A Star Party is an opportunity to get together with other individuals who share a fascination with space and the night sky. It is a gathering where both experts and newcomers meet under a dark sky away from city lights, pull out their telescopes or binoculars, and look at galaxies, nebulae, star clusters, planets, constellations, and anything else up there. If you own a telescope bring it along, otherwise, just come to look through other telescopes that are present.
Experienced observers are typically more than willing to show newcomers the ropes and there is always plenty to look at. If you are thinking about buying a telescope we highly recommend first attending a star party to get an idea of what you’ll see with different aperture telescopes. If you have bought a scope but do not know how to use it, bring it. Generally, there will be people there who can show you some tricks.
UVAC Star Parties are typically held on the weekends closest to the new moon to allow the darkest sky possible. Parties begin at dusk and go on until everyone decides to leave. Public Star Parties are open to the public. Private Star Parties are for members only and by invitation.
Are There Any Rules?
Yes. There are a few items of Star Party Etiquette that everyone should follow. Here they are:
1. Never touch a telescope or any of the equipment at the Star Party unless the owner gives you permission. It turns out telescopes are balanced and collimated and even slight bumps and jars can affect the image in the eyepiece. It is very natural to want to hold the eyepiece in your hand while looking through it. Don’t. Just use your eye.
2. Star Parties are for fun. So please have fun. They are not for the ruckus kind of fun, however. So no playing tag, chase, or other extracurricular activities for the kids. In fact, if you bring your kids (and we hope you do) they should be quiet, follow instructions, and be respectful. It turns out telescope equipment is also very expensive, and we don’t want any damage or accidents. If your clan cannot follow these common respect rules you will be asked to leave.
3. Don’t use flashlights or any kind of lights. That’s right. It will be dark. It is supposed to be. Telescope operators use red lights to see because red light does not dilate the eye as much and so it keeps your ability to look at distant objects normative. Turning on a bright white light in the dark at a star party is like holding up kryptonite to Superman. Just don’t do it.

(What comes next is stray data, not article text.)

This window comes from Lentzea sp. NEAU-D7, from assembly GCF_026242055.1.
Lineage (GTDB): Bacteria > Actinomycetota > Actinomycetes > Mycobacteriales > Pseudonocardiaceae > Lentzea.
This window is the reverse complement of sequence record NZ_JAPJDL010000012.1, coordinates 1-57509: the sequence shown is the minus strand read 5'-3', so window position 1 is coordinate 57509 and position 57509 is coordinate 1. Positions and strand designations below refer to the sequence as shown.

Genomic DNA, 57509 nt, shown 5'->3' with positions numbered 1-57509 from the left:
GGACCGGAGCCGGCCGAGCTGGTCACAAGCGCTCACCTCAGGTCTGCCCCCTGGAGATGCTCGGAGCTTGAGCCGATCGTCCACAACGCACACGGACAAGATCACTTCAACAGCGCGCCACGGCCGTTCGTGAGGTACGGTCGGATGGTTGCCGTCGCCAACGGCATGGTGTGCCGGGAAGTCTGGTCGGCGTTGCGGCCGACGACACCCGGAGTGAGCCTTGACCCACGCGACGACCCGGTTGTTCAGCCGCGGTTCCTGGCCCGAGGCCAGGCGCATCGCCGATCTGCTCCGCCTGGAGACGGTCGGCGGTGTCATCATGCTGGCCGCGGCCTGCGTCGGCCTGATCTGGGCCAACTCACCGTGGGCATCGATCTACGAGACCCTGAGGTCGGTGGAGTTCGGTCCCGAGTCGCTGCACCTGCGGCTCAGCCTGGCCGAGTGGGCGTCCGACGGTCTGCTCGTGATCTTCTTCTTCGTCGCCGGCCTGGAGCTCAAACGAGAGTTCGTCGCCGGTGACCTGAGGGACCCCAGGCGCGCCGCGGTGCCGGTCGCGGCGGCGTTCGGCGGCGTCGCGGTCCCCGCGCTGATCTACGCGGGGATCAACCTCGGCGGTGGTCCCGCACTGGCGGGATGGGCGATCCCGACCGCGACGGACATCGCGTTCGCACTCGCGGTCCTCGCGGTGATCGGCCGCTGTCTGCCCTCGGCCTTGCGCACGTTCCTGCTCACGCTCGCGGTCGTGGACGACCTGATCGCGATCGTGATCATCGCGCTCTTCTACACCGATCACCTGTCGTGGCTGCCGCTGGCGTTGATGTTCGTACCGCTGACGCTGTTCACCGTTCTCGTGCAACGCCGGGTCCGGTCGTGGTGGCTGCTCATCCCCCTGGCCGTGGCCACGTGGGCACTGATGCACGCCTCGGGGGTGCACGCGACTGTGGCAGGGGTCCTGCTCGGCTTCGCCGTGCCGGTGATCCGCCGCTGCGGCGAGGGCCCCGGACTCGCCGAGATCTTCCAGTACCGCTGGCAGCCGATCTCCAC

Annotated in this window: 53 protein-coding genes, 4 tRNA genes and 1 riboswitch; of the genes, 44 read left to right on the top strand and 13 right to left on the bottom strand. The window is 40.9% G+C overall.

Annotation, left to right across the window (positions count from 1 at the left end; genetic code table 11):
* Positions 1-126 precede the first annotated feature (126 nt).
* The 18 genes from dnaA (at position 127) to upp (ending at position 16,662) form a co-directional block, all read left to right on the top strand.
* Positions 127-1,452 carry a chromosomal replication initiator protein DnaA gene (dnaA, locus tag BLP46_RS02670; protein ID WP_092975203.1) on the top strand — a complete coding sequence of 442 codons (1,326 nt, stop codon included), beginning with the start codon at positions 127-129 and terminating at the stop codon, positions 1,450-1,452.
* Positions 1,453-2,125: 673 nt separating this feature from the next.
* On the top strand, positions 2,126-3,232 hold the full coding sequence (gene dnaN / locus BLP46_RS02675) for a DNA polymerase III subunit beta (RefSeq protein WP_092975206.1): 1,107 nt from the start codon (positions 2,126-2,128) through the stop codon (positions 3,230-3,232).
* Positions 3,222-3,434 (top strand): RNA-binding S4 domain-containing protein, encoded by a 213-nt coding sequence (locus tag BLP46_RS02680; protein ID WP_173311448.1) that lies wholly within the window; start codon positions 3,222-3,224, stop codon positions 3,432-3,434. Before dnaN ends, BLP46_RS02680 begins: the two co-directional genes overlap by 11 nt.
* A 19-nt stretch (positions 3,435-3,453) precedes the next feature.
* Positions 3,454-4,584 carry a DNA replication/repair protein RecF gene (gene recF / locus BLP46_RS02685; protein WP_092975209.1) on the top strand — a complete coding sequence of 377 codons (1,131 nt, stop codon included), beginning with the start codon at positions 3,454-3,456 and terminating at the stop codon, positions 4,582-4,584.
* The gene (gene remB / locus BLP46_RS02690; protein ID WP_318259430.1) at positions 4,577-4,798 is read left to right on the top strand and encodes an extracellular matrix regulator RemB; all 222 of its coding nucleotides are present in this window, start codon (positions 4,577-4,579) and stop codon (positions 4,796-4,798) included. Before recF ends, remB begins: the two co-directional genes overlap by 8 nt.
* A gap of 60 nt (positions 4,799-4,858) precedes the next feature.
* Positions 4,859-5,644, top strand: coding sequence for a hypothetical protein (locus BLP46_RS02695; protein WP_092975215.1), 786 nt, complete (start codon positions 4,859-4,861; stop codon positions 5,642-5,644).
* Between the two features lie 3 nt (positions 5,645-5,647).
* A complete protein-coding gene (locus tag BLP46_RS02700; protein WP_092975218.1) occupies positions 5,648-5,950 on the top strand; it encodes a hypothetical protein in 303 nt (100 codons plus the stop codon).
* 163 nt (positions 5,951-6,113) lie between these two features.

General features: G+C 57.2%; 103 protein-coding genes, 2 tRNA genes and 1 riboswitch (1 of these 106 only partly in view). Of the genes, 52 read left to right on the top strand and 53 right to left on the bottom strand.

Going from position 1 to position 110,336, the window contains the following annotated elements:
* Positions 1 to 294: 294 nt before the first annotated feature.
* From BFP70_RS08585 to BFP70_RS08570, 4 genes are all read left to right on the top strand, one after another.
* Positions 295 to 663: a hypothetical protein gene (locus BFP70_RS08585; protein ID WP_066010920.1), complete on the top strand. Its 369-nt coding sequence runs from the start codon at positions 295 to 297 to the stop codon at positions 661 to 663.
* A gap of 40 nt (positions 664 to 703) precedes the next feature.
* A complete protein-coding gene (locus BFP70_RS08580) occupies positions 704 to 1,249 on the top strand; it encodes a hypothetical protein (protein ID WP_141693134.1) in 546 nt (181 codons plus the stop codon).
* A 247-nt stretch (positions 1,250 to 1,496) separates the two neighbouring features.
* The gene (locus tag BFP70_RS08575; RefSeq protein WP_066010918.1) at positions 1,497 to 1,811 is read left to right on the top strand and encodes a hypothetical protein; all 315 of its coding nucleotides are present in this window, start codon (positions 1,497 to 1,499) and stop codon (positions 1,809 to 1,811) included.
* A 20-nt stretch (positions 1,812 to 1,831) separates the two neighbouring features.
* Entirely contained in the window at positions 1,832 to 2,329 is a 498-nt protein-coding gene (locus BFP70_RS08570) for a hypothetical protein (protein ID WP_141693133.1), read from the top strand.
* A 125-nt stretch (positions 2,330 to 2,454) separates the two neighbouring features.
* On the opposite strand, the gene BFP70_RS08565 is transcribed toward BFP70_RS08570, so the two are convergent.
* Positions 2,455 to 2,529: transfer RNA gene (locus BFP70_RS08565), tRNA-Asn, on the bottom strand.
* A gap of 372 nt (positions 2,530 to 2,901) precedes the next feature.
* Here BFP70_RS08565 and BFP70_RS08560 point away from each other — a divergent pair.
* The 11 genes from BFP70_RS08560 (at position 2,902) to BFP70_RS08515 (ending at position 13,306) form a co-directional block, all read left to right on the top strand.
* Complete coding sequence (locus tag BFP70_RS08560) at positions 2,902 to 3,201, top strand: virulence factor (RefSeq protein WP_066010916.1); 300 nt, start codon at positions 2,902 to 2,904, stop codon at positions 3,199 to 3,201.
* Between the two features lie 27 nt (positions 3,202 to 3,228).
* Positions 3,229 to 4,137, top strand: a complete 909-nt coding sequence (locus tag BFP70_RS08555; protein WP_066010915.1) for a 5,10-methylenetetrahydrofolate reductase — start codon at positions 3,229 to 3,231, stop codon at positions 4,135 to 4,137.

4. Speaking of lights, if you bring a green laser pointer never point it at a person. A green laser can actually damage the eye. So please keep them pointing up. Again, this rule is enforced, and people who cannot keep it will be asked to leave.
5. Set your expectations. Lots of people come wanting to see gorgeous space panoramas through the little eyepiece of the telescope. Those wonderful Hubble Telescope pictures all over the internet are not what you see in a telescope eyepiece. Those pictures are taken using special filters, cameras, long exposures, and quite frankly are even photoshopped. The planets, sun, and moon are fun to look at through a scope (if looking at the sun you must have a solar filter on your scope). However, deep sky objects like galaxies and nebula are very often trillions and trillions of miles away. What you see is a little gray smudge in the eyepiece. The image is not for the eye, it is for the mind. Very often what you are seeing in that smudge is an object so big and vast and far away that no one can really comprehend it. It is still fun to see.
6. At a telescope, be respectful. Follow the instructions of the telescope operator. Speak quietly. Do not linger if there is a line of people. Allow others to see what you are seeing.
7. Finally, have fun. Ask questions. Think big thoughts. Bring doughnuts. Ahh, actually, there is that last rule, no sticky hands near the scopes. No sticky food near the scopes. Darn it, just leave the doughnuts at home. If there are refreshments they will be away from the scopes. Eat accordingly.
That’s it. We suppose we could mention that if you are abducted by a space alien aboard their space ship during a Star Party you should keep calm and try not to be eaten, but this has only happened once or twice that we know of, so it really is no big worry.